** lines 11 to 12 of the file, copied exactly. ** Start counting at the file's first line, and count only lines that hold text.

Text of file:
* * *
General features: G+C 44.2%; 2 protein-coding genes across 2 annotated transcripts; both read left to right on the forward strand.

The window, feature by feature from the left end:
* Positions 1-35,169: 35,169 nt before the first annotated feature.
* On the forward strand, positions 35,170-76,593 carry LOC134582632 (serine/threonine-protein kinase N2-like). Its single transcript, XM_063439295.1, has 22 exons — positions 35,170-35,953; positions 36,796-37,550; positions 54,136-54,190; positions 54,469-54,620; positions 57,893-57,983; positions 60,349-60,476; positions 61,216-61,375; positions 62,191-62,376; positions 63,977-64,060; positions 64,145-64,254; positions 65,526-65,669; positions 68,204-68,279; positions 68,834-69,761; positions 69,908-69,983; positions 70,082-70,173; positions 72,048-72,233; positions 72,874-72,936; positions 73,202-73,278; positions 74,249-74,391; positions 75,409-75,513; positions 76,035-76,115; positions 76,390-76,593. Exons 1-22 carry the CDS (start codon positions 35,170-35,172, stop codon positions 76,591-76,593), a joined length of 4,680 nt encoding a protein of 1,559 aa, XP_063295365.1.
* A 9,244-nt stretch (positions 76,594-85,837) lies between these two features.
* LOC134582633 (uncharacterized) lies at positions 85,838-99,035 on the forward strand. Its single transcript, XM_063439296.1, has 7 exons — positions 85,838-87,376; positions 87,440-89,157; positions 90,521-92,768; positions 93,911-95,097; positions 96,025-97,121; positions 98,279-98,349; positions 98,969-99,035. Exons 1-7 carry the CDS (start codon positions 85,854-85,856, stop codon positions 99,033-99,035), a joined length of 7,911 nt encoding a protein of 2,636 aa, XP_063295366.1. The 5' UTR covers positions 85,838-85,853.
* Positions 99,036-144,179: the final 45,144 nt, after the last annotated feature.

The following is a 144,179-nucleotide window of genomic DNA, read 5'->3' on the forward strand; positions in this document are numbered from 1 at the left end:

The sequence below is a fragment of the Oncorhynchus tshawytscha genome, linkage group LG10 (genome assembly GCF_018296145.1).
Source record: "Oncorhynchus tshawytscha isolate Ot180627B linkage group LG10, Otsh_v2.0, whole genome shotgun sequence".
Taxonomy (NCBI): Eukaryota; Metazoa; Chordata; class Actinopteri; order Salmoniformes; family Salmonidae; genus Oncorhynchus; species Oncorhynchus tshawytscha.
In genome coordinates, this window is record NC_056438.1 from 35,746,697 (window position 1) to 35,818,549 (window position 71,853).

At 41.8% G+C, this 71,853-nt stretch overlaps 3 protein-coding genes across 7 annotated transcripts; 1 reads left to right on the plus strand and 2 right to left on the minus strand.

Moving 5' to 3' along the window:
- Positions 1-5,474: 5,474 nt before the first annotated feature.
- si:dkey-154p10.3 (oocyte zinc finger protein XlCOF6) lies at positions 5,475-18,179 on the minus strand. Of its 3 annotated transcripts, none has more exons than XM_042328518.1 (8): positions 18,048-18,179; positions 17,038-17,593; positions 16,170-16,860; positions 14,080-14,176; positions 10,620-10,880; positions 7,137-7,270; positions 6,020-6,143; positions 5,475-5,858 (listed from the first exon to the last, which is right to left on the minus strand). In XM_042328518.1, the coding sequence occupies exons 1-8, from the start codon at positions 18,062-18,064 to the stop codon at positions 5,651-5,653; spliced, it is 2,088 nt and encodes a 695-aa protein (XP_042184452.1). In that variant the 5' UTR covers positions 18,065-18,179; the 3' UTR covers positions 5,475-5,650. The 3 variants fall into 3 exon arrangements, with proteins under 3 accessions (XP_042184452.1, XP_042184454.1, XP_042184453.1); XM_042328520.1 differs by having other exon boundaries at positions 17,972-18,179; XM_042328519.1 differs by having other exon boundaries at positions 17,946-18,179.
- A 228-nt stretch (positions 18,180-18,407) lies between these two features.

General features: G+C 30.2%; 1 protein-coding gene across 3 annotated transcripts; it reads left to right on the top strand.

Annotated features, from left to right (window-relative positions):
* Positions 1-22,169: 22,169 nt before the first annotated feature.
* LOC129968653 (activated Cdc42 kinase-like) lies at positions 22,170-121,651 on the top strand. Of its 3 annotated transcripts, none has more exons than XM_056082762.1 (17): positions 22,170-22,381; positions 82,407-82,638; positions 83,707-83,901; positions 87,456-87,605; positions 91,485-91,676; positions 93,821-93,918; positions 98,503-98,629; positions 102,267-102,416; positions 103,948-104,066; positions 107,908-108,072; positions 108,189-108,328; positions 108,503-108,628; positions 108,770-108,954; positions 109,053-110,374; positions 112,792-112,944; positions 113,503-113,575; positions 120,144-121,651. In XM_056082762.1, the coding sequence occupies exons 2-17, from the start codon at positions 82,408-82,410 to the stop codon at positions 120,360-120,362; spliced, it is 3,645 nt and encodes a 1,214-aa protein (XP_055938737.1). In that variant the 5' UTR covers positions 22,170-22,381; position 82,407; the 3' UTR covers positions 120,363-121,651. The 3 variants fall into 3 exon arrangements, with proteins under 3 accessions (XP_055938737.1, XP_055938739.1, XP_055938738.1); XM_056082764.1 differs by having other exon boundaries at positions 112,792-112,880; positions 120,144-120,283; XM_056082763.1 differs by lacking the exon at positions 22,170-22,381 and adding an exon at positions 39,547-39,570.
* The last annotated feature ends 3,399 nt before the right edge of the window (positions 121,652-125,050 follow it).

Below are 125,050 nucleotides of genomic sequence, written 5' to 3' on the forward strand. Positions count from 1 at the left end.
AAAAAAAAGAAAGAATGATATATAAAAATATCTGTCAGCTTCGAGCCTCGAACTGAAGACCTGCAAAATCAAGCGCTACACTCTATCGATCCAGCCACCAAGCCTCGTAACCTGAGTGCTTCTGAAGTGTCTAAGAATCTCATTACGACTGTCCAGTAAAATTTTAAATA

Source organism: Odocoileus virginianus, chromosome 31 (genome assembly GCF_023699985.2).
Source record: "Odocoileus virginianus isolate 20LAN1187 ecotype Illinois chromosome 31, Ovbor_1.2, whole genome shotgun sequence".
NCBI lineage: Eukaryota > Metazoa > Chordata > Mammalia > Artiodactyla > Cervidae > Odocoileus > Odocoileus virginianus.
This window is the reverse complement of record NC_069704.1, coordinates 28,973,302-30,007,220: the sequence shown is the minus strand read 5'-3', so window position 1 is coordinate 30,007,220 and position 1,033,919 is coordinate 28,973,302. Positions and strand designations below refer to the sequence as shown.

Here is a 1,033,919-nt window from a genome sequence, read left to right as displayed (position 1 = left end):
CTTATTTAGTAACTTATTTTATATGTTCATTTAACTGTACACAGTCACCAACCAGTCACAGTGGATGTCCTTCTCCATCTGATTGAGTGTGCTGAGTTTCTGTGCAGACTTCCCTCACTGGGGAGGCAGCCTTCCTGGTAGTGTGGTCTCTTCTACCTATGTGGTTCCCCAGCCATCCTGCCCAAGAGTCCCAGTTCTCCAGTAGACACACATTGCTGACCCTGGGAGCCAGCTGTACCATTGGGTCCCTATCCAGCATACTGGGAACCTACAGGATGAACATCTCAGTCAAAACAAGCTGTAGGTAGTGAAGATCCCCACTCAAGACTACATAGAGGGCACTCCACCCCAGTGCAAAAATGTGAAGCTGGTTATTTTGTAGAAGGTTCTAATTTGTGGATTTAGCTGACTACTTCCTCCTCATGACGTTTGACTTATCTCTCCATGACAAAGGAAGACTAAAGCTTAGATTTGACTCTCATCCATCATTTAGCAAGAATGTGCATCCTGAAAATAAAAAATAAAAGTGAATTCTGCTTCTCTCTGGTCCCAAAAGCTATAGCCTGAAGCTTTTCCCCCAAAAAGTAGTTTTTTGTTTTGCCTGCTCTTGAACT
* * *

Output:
Taxonomy (NCBI): Eukaryota; Metazoa; Chordata; class Actinopteri; order Salmoniformes; family Salmonidae; genus Oncorhynchus; species Oncorhynchus tshawytscha.
In genome coordinates, this window is record NC_056438.1 from 35,746,697 (window position 1) to 35,818,549 (window position 71,853).